Classics have always had a certain affect on me. It is not how many pages there are, nor is it the subject matter. It always comes down to the fact that I find them intimidating because of the language. They always remind me of high school, and the idea that classics are to be studied and read slowly to fully understand.
I was wrong. Frankenstein proved to me that not all classics are difficult reads, or hard to understand.
I flew through this one and found it entertaining, smart and completely understood without having to look up a single word in the dictionary.
So thank you to Frankenstein to making me more confident, as I feel I am no longer tentative about picking up other books I have also felt intimidating as well.
I was worried about picking up another book on Fallen angels. After I had gone through a huge book by Lauren Kate (Fallen) I was worried that maybe there is just not a good story behind angels that would entice me to read another. But as this one (hush hush) was about half the size (of Fallen), I decided to give another angel book a shot before I had made up my mind that I am not team Angel.
I do not regret reading this book (hush hush). It had a great dialogue, I was laughing out loud in some parts, and that is rare for me. This book had a lot of different stories going at the same time, weird things happening that the main character is trying to figure out. Lots of secrecy and death, stalking and people getting beat up. It added an extra element to the story that I think Fallen was missing. I know I should not compare these books to each other as different authors wrote them, but I cannot help myself since they have so many similarities and I have not published a post yet on…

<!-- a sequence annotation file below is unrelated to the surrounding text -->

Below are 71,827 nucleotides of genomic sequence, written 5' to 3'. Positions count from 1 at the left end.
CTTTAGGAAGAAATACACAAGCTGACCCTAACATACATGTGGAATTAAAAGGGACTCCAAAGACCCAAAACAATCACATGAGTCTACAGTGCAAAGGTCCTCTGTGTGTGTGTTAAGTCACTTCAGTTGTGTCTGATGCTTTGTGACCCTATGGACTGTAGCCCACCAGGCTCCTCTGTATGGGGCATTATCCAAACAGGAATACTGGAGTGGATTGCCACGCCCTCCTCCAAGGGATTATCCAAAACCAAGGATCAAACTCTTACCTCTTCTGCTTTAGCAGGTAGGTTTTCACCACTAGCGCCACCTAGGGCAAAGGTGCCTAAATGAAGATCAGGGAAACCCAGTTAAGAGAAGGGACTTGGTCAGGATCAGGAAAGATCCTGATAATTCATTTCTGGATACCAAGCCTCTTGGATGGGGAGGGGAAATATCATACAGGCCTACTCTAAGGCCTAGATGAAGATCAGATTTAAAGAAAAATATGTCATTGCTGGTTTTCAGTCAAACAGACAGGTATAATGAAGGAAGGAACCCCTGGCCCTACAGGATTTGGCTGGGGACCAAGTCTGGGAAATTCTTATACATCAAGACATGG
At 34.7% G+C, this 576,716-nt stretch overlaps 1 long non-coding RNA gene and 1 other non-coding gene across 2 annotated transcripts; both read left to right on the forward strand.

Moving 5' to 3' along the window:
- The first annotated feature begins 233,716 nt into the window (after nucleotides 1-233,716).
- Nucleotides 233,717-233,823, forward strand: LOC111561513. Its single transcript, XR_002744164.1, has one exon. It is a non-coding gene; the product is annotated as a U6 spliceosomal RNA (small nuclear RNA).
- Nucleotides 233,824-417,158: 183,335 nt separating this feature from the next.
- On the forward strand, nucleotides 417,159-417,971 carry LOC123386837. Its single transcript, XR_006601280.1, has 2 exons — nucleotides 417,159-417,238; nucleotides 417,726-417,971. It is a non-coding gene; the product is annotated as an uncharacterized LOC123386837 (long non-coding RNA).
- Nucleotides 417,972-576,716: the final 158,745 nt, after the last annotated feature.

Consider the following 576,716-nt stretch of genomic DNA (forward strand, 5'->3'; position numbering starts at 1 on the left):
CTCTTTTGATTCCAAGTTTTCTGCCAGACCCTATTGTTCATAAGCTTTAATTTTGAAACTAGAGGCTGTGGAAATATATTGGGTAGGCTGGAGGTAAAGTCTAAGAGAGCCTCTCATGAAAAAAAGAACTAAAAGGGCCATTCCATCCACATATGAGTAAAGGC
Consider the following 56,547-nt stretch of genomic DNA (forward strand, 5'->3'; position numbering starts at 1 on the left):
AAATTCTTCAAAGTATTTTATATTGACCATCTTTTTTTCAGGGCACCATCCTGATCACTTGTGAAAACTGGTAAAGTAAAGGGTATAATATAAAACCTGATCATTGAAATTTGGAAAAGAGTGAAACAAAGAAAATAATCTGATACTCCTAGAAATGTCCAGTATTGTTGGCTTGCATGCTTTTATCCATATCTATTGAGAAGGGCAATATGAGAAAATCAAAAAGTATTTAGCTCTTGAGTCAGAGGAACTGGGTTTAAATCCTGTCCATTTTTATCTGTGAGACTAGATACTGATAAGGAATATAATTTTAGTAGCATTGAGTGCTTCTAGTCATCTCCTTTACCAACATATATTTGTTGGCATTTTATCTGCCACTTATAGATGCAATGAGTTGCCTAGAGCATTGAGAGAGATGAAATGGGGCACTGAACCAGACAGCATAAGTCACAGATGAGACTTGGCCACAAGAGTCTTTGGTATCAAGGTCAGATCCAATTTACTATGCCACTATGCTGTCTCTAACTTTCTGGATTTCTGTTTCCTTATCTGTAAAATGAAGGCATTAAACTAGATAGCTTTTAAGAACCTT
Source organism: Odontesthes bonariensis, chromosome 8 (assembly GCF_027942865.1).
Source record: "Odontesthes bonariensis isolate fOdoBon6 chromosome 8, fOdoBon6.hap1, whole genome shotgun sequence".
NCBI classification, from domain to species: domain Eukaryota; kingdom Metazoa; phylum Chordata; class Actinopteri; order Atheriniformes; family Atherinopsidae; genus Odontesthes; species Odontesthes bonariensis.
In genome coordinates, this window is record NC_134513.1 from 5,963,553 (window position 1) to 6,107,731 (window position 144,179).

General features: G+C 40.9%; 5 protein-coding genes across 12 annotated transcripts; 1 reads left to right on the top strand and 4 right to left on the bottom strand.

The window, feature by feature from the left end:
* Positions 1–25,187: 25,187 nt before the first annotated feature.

The Secrets of Lake Road
Karen KatchurA haunting
story about the destructive power of secrets, this accomplished and
gripping suspenseful women's fiction debut is perfect for fans of Lisa
Scottoline and Heather Gudenkauf
Jo has been hiding the
truth about her role in her high school boyfriend’s drowning for sixteen
years. Every summer, she drops her children off with her mother at the
lakeside community where she spent summers growing up, but cannot bear
to stay herself; everything about the lake reminds her of the guilt she
feels. For her daughter Caroline, however, the lake is a precious world
apart; its familiarity and sameness comforts her every year despite the
changes in her life outside its bounds. At twelve years old and caught
between childhood and adolescence, she longs to win her mother’s love
and doesn’t understand why Jo keeps running away.
seven-year-old Sara Starr goes missing from the community beach. Rescue
workers fail to uncover any sign…